Europe’s Dow Jones Stoxx 600 Index added 0.6 percent to 203.86 at 1:03 p.m. in London as 15 of 19 industry groups advanced. The MSCI Asia Pacific Index increased 0.8 percent. Standard & Poor’s 500 Index futures expiring this month rose 0.1 percent, indicating the S&P 500 may extend its gain from last month’s 11-year low as governments and policy makers step up efforts to revive growth.
The MSCI World Index has climbed 16 percent since Nov. 20 as governments from the U.S. to India announced stimulus plans to buoy the global economy and prevent earnings from tumbling. President-elect Barack Obama is planning the biggest public-works spending package since the 1950s. The S&P 500’s 3.8 percent rally yesterday extended a rebound to 21 percent from last month, marking a technical end to the 13-month bear market.
Japan stocks rose on speculation global stimulus plans will increase demand for commodities, overshadowing a greater-than-estimated slump in Japan’s economy. The Nikkei 225 Stock Average rose 66.82, or 0.8 percent, to close at 8,395.87 in Tokyo, paring an early gain of 2.1 percent.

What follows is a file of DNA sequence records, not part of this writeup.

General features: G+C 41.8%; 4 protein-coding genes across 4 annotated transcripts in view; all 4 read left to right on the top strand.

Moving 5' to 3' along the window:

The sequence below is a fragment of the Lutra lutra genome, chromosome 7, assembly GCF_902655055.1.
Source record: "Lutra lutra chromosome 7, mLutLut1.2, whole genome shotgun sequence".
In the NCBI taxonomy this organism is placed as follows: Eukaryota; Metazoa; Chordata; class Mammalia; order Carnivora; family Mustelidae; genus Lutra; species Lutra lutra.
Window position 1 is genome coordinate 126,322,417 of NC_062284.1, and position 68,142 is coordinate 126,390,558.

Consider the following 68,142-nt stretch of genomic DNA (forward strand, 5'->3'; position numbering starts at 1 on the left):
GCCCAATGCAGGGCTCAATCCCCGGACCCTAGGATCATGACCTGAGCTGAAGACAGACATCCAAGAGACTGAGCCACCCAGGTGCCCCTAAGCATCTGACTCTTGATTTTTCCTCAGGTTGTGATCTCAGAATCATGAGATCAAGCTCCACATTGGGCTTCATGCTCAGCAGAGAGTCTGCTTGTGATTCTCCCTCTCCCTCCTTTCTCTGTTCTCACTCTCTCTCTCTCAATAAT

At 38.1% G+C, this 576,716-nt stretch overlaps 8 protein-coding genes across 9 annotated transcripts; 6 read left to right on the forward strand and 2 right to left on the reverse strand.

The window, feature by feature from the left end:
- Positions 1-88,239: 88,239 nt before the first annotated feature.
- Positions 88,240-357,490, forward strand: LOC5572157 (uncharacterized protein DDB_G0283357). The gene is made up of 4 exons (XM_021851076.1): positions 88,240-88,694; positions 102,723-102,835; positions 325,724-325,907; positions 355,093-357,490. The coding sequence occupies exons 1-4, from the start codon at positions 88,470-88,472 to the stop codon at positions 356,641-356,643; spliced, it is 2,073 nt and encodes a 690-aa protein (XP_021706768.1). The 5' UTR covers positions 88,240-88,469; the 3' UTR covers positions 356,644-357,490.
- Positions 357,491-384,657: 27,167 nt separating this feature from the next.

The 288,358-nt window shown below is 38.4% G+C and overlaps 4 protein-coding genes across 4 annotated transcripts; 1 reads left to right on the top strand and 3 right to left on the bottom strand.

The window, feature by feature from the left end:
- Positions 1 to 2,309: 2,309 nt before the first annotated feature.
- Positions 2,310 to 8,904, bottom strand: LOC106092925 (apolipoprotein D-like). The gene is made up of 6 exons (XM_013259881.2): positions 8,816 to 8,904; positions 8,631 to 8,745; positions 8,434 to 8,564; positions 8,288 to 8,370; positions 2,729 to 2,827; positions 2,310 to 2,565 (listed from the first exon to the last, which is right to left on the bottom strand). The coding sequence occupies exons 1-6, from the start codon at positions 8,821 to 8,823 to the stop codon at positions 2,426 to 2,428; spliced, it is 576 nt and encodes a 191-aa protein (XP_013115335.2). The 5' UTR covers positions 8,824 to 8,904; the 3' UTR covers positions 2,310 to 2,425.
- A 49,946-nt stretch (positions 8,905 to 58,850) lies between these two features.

Australian S&P/ASX 200 Index fell 27.30 points, or 0.8 percent, to 3,604.30 at the close in Sydney, after climbing earlier as much as 0.7 percent.
China’s stocks fell, snapping a six- day winning streak, as China Vanke Co.’s property sales tumbled and a central bank adviser said the nation’s exports contracted. The CSI 300 Index, which tracks yuan-denominated A shares listed on China’s two exchanges, declined 54.19, or 2.6 percent, to 2,040.85 at the close, snapping a six-day, 15 percent rally.